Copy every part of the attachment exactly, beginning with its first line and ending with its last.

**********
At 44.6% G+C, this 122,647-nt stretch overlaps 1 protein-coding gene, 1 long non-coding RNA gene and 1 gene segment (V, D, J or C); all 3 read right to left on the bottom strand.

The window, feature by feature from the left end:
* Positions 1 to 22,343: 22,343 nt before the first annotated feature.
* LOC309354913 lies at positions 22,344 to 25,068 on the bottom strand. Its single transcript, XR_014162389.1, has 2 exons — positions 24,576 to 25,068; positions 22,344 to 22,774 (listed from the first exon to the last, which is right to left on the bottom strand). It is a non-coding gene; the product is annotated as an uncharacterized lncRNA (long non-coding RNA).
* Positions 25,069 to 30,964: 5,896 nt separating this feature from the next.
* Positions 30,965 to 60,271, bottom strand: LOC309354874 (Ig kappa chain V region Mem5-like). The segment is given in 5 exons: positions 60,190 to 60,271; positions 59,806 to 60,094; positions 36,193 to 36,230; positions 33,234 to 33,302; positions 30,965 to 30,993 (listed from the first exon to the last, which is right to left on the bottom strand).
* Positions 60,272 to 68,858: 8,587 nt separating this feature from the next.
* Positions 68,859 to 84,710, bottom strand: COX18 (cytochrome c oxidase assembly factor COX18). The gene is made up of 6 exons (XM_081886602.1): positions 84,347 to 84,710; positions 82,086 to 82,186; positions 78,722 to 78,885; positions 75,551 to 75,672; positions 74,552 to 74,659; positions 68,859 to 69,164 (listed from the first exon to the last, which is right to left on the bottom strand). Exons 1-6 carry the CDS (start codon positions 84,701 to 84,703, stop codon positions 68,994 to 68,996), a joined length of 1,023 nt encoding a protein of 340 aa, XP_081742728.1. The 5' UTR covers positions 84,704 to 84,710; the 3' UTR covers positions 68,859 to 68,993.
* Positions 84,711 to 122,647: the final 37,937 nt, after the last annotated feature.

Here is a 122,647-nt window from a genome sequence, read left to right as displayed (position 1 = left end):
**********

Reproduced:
At 44.6% G+C, this 122,647-nt stretch overlaps 1 protein-coding gene, 1 long non-coding RNA gene and 1 gene segment (V, D, J or C); all 3 read right to left on the bottom strand.

The window, feature by feature from the left end:
* Positions 1 to 22,343: 22,343 nt before the first annotated feature.
* LOC309354913 lies at positions 22,344 to 25,068 on the bottom strand. Its single transcript, XR_014162389.1, has 2 exons — positions 24,576 to 25,068; positions 22,344 to 22,774 (listed from the first exon to the last, which is right to left on the bottom strand). It is a non-coding gene; the product is annotated as an uncharacterized lncRNA (long non-coding RNA).
* Positions 25,069 to 30,964: 5,896 nt separating this feature from the next.
* Positions 30,965 to 60,271, bottom strand: LOC309354874 (Ig kappa chain V region Mem5-like). The segment is given in 5 exons: positions 60,190 to 60,271; positions 59,806 to 60,094; positions 36,193 to 36,230; positions 33,234 to 33,302; positions 30,965 to 30,993 (listed from the first exon to the last, which is right to left on the bottom strand).
* Positions 60,272 to 68,858: 8,587 nt separating this feature from the next.
* Positions 68,859 to 84,710, bottom strand: COX18 (cytochrome c oxidase assembly factor COX18). The gene is made up of 6 exons (XM_081886602.1): positions 84,347 to 84,710; positions 82,086 to 82,186; positions 78,722 to 78,885; positions 75,551 to 75,672; positions 74,552 to 74,659; positions 68,859 to 69,164 (listed from the first exon to the last, which is right to left on the bottom strand). Exons 1-6 carry the CDS (start codon positions 84,701 to 84,703, stop codon positions 68,994 to 68,996), a joined length of 1,023 nt encoding a protein of 340 aa, XP_081742728.1. The 5' UTR covers positions 84,704 to 84,710; the 3' UTR covers positions 68,859 to 68,993.
* Positions 84,711 to 122,647: the final 37,937 nt, after the last annotated feature.

Here is a 122,647-nt window from a genome sequence, read left to right as displayed (position 1 = left end):